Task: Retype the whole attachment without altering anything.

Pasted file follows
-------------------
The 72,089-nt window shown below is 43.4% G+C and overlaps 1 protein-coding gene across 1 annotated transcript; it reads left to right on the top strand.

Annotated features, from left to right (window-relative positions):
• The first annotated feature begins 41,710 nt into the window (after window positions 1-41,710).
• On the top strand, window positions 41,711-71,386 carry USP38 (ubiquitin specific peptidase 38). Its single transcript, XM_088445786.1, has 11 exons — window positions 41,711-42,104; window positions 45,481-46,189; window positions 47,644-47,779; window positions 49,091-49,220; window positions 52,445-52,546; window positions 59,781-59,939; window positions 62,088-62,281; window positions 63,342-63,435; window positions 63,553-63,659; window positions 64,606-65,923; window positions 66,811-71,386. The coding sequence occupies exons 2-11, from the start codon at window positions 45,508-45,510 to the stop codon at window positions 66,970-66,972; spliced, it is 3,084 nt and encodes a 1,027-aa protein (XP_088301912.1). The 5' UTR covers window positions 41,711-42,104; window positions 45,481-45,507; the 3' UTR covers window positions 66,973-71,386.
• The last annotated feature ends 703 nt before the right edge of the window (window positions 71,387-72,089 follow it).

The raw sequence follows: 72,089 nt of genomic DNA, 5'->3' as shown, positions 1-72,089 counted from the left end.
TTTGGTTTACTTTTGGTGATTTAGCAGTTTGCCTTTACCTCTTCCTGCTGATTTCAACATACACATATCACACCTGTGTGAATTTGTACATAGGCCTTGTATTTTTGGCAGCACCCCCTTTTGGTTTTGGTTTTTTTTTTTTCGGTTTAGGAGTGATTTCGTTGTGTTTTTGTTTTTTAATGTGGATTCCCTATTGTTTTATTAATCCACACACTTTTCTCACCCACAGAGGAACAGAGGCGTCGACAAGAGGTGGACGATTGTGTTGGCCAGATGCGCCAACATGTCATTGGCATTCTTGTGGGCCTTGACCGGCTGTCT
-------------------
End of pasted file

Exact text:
The 72,089-nt window shown below is 43.4% G+C and overlaps 1 protein-coding gene across 1 annotated transcript; it reads left to right on the top strand.

Annotated features, from left to right (window-relative positions):
• The first annotated feature begins 41,710 nt into the window (after window positions 1-41,710).
• On the top strand, window positions 41,711-71,386 carry USP38 (ubiquitin specific peptidase 38). Its single transcript, XM_088445786.1, has 11 exons — window positions 41,711-42,104; window positions 45,481-46,189; window positions 47,644-47,779; window positions 49,091-49,220; window positions 52,445-52,546; window positions 59,781-59,939; window positions 62,088-62,281; window positions 63,342-63,435; window positions 63,553-63,659; window positions 64,606-65,923; window positions 66,811-71,386. The coding sequence occupies exons 2-11, from the start codon at window positions 45,508-45,510 to the stop codon at window positions 66,970-66,972; spliced, it is 3,084 nt and encodes a 1,027-aa protein (XP_088301912.1). The 5' UTR covers window positions 41,711-42,104; window positions 45,481-45,507; the 3' UTR covers window positions 66,973-71,386.
• The last annotated feature ends 703 nt before the right edge of the window (window positions 71,387-72,089 follow it).

The raw sequence follows: 72,089 nt of genomic DNA, 5'->3' as shown, positions 1-72,089 counted from the left end.
TTTGGTTTACTTTTGGTGATTTAGCAGTTTGCCTTTACCTCTTCCTGCTGATTTCAACATACACATATCACACCTGTGTGAATTTGTACATAGGCCTTGTATTTTTGGCAGCACCCCCTTTTGGTTTTGGTTTTTTTTTTTTCGGTTTAGGAGTGATTTCGTTGTGTTTTTGTTTTTTAATGTGGATTCCCTATTGTTTTATTAATCCACACACTTTTCTCACCCACAGAGGAACAGAGGCGTCGACAAGAGGTGGACGATTGTGTTGGCCAGATGCGCCAACATGTCATTGGCATTCTTGTGGGCCTTGACCGGCTGTCT